It’s a common misconception that college students are not at risk for cardiovascular disease (CVD). Although youth may serve as a distraction, college students are just as susceptible to heart problems and heart conditions as any age group. Heart attacks and conditions can occur at any age, and undetected or ignored warning signs can lead to bigger problems. Regardless of physical condition, students need to be more aware of how their actions and environments can impact their heart health. Here are some contributing factors and ways to change behavior for long-term heart health.
How sleep affects heart function
It should come as no surprise that college students aren’t prime subjects for perfect sleep regimens. Whether it’s all-night study, gaming or party sessions, sleep is generally the last concern for most college students. Despite college students being recommended to get at least 7-9 hours of sleep a night, more than half of all college students are estimated to get less than 7 hours per night. A lack of sleep is attributed to influencing a variety of conditions, such as high blood pressure, obesity and type-2 diabetes, that can indirectly or directly affect the heart’s ability to function properly.
Diet and heart health
Due to academic demands, social influences and limited budgets, college students often opt for a less healthy option, such as fast food. Unfortunately, these factors lead to the average college student consuming fast food 1-3 times per week and having only one serving of fruits and vegetables per day. Foods high in salt, sugar and saturated fats, as in traditional fast food, are associated with increased rates of heart disease, heart attacks and stroke, while fruits and vegetables are recommended for their higher mineral, vitamin and fiber contents that help in heart functioning.
Further, about 70 percent of students entering college report using alcohol, tobacco and marijuana during the entry period and transitional period of college, while 33 percent of college students are considered binge drinkers. Excess alcohol consumption has been linked to high blood pressure and heart failure as well as cardiomyopathy. While tobacco consumption, particularly through smoking, can restrict lung and arterial capacity and heart functioning, leading to cardiovascular disease.
A sedentary lifestyle
While poor eating habits may not be as impactful for youthful metabolisms, many succumb to the more sedentary college life which exacerbates other factors influencing heart health. Although exercise rates can vary from campus to campus, NYU reports that more than half of its student body is not exercising sufficiently, leading to roughly 25% of the student body being overweight; a factor directly attributed with heart health.
Alarmingly, those who are most obese face a nine-fold increase in the likelihood of heart failure in addition to worsening other heart-impeding conditions such as high blood pressure and diabetes, indicating that any weight gain above healthy levels can hurt your heart.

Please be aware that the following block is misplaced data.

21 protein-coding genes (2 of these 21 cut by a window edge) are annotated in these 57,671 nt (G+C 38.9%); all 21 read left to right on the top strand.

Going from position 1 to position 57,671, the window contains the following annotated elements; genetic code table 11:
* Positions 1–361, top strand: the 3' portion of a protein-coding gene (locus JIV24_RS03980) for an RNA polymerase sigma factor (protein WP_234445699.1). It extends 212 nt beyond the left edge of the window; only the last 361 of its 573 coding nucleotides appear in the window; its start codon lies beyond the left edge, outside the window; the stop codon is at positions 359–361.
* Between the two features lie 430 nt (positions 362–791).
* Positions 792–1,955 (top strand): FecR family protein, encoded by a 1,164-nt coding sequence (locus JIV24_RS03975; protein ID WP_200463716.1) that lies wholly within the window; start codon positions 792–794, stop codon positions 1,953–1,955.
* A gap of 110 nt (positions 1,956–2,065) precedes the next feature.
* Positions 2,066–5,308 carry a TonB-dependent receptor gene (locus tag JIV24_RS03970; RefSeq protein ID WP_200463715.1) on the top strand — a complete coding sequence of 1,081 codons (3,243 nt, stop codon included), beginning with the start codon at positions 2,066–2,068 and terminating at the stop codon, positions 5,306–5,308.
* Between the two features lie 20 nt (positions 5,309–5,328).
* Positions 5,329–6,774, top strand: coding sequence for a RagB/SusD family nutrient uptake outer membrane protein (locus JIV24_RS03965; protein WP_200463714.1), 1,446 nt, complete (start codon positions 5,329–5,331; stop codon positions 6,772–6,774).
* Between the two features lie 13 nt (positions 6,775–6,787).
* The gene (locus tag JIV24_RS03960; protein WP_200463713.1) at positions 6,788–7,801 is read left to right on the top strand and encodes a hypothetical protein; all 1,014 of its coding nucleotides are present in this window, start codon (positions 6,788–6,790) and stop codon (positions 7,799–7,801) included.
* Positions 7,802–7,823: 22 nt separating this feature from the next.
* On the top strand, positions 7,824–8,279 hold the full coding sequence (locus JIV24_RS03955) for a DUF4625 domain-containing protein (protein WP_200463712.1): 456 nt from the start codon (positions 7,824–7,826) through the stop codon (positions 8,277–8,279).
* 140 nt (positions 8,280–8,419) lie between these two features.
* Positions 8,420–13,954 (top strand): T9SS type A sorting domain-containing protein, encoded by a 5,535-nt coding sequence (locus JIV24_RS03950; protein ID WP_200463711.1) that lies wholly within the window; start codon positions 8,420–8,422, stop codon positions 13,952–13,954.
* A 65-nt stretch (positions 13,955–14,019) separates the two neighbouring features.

Why college students should talk to their physician about heart health
Heart disease is often regarded as a silent killer because of its long onset and the multiple factors that cause it. Unfortunately, we’re seeing increasing rates of heart disease in young adults due to the confluence of factors like diet, stress and lack of exercise.
Stress can be directly linked to increasing blood pressure and other cardiovascular events that affect heart health. Shockingly, 8 in 10 college students report feelings of frequent stress, with 34 percent reporting feelings of anxiety due to homesickness, social anxiety and academic demands.
As more than half of all young adults aged 18-24 show at least one risk factor for coronary heart disease, including obesity, hyperlipidemia and atherosclerosis, regular check-ups with their doctor can serve as an important strategy in preventing the onset of more serious conditions or detecting them early if they do arise.
Preventative strategies for college students to maintain heart health
While coronavirus-related stress added to the burden affecting college students and their heart health, incorporating healthy practices into their lifestyle can help ensure long-term heart health. Here are some healthy practices that can help ensure optimal heart health:
- Exercise regularly: Get at least 30 minutes of moderate cardiovascular exercise everyday, which can range from brisk walking to running, aerobics or high intensity sports; make sure to stretch properly to avoid injury.
- Choose healthy food options: Consume at least 2-3 servings of fruit or vegetables each day, replacing less healthy snacks (chips, pretzels, soda), with healthier options (apple, banana, smoothie, nuts). For those who have difficulty keeping track of food choices, a food journal will help to visualize the quantity, quality and timing of food eaten.
- Sleep longer: Make sure to get an adequate amount of sleep each day. Getting at least 7-9 hours is essential for maintaining adequate immune and neurological functionality to concentrate and perform optimally.
- Manage stress: Practice meditation, read a book, listen to soothing music or find some quiet time to decompress. For students struggling with anxiety or depression, talking with a school counselor can help to develop coping skills.
It’s never too early to develop healthy heart habits. In addition to the tips noted above, students should talk to their primary care doctor about long-term heart health and recommended lifestyle behaviors to adopt based on health history and goals.